Segments in this Video

Waste Solutions and Managing Emissions (06:48)

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Chantal Jouanno warns that France is facing a shortage of waste disposal options; many people are opposing incinerators for health and environmental reasons. SYCTOM is addressing the problem of fumes from a waste incinerator by using computer programs to analyze the particles and filter out toxic ones. The solid toxic waste that remains is then stored under concrete.

Grocery Store Recycling (04:42)

Solid waste residue has been used in road construction, but the heavy metals and toxic substances pollute soil and water. Recycling helps reduce the problem of waste; aluminum, steel, paper, and glass recycling is common, but recycling of cell phones, batteries, and plastics is still low. Supermarket manager Bruno Mandroyan is reducing waste from over packaging through recycling stations at the store.

Waste Management in Japan (05:48)

Due to a shortage of space, Japan has created waste islands, but toxic leakage threatens Tokyo Bay. A large festival in Japan manages its waste by recycling everything to use for the festival next year. In some areas people sort waste into up to 34 different bins, and in Kamikatsu 80% of waste is recycled and unwanted things are donated to a town free shop; founder of a citizens group Shibuya Kenzo hopes to try this model on a larger scale.

Waste Reduction and Composting in Europe (07:57)

In a French town, onboard weighing ensures that each person pays for the exact amount of waste they produce, while recycling is free. In Barcelona, vacuum waste collection turns organic waste into fertilizer; similarly in Rennes, a team collects organic waste and turns it into compost. A farmer’s association brings this to the next level by collecting local organic matter and making compost to rebuild soil fertility on farmland.

Transforming Waste into Value (06:44)

Organic waste can become fuel through methanization, a growing industry in France; Serge Balestra explains that the plants work like a cow stomach, digesting green waste to produce gas. Many companies avoid environmental laws by illegally transporting waste containing toxic substances to developing countries, but engineers have discovered processes that turn these items into precious metals.

Design for Recyclability (04:07)

To dispose of airplanes, the industry dismantles and extracts metals, but the surplus of unrecyclable items has led designers to use more recyclable materials. Some architects are using locally-sourced recycled materials to build structures; Kevan Trott presents his self-sufficient home built from recycled materials.

Preventing Pollution and Contaminants (07:18)

Some micropollutants are found throughout environments and cannot be removed; several large waterways in France are polluted with PCBs, and an outbreak of PCB poisoning in Japan led to a strict ban and a decontamination process. The Reach Directive requires European chemical industries to test new molecules for potentially dangerous qualities. Huosheng Hu is programming robots with a homing device to detect pollution.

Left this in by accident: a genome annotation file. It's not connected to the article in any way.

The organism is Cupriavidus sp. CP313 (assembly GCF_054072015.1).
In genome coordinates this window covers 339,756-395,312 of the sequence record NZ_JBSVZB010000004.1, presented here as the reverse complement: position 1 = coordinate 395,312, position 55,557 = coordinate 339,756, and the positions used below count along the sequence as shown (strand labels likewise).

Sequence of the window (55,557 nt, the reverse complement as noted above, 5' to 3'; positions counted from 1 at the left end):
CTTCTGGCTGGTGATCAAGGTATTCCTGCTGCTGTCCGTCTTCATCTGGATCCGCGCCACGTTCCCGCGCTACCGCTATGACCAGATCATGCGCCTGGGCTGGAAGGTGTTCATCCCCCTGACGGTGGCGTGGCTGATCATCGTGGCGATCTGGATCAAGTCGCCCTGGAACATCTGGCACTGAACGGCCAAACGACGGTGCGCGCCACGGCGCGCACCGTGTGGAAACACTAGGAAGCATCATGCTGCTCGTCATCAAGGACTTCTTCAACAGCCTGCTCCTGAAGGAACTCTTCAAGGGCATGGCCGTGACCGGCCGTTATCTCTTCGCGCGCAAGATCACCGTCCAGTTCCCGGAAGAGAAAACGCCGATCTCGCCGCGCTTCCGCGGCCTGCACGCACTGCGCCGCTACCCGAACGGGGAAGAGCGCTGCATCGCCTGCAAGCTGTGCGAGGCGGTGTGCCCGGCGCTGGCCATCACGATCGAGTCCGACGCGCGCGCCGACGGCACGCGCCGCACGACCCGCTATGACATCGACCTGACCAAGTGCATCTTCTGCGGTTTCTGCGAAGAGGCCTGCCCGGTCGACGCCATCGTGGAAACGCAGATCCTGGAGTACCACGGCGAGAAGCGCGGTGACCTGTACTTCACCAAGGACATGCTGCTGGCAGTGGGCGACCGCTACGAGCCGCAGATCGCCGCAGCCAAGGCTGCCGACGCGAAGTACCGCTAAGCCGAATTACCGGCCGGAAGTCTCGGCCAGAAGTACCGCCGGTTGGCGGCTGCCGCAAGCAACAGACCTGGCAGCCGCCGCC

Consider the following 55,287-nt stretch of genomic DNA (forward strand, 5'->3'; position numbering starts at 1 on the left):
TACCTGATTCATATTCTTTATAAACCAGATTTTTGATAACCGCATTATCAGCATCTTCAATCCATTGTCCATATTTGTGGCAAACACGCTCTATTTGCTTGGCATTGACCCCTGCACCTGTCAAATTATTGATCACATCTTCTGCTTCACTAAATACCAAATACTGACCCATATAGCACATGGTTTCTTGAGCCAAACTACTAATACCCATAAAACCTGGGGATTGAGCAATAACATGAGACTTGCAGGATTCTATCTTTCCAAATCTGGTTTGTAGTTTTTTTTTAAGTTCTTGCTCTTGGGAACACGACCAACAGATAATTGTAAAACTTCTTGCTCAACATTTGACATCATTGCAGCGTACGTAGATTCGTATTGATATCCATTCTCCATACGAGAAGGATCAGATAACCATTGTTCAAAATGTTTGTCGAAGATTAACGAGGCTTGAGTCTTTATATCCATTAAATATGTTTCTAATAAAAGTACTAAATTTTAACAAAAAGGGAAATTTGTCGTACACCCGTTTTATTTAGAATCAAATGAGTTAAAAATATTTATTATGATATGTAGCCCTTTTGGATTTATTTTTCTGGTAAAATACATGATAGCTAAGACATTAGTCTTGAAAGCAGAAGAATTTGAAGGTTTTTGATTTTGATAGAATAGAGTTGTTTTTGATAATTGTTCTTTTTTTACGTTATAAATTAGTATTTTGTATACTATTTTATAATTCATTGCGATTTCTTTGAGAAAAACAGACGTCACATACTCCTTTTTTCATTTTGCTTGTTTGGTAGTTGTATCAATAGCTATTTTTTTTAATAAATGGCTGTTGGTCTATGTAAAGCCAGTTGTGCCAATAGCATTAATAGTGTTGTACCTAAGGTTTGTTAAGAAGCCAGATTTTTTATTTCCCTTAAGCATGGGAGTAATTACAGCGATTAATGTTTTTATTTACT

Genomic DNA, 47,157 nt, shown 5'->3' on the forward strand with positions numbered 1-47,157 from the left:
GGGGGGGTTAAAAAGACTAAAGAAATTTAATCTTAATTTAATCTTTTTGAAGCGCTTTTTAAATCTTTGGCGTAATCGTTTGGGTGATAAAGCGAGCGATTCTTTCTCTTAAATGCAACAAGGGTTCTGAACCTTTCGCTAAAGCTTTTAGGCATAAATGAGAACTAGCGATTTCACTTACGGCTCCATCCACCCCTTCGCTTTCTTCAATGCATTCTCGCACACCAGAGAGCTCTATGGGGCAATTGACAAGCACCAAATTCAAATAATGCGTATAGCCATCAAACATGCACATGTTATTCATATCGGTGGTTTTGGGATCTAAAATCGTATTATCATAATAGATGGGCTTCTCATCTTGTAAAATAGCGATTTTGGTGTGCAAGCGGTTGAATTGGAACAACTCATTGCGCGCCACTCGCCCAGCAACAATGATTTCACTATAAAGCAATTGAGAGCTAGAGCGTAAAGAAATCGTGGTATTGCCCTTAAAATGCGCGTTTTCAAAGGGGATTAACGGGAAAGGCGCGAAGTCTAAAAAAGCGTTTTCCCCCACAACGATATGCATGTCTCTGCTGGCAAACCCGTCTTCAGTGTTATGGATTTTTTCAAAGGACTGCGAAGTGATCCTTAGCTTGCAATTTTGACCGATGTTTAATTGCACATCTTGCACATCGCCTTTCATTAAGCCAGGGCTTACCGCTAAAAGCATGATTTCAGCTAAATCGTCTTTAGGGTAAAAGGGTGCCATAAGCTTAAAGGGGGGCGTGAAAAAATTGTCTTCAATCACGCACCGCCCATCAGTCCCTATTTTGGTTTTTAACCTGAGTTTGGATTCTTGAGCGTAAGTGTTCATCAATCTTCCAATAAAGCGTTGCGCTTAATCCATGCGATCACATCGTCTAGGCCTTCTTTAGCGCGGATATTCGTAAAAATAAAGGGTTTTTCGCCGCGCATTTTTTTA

Pharmaceuticals in Water and Treatment (06:33)

Earth's waters are contaminated with indestructible molecules from medical drugs that wastewater treatment is not equipped to address; Riccardo Petrella explains that an aging society is taking more new drugs which are transferred to the environment through urine. Helene Budzinki has found over 3,000 pharmaceutical substances in French rivers. In preparation for a mission to mars, the European Space Agency is creating a self-sufficient system which treats and recycles 100% of waste.

Credits: Waste Your Life (00:47)

Credits: Waste Your Life

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Waste Your Life


DVD (Chaptered) Price: $169.95
DVD + 3-Year Streaming Price: $254.93
3-Year Streaming Price: $169.95

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Description

Plastic and electronic waste, old medicine thrown into the sewage water--when buried, this waste seeps into our groundwater and resurfaces in the water we drink, and when incinerated, it spreads noxious fumes in the air, which we end up breathing. Around the world, the race to turn waste into viable resources has begun. Today’s waste may well be the treasure mines of tomorrow. This informative and engrossing documentary takes us to countries like Japan, Spain, France, Switzerland, Scotland, and Belgium and even to the European Space Agency’s laboratories to come up with an optimistic list of the solutions of the future. We watch how houses can be built out of recycled tires, and we learn how marine waste can be detected using homing carps—proof that we do possess one truly inexhaustible and completely recyclable resource: human innovation.

Length: 51 minutes

Item#: BVL150314

ISBN: 978-1-64347-708-4

Copyright date: ©2010

Closed Captioned

Performance Rights

Prices include public performance rights.

Not available to Home Video and Publisher customers.

Only available in USA and Canada.


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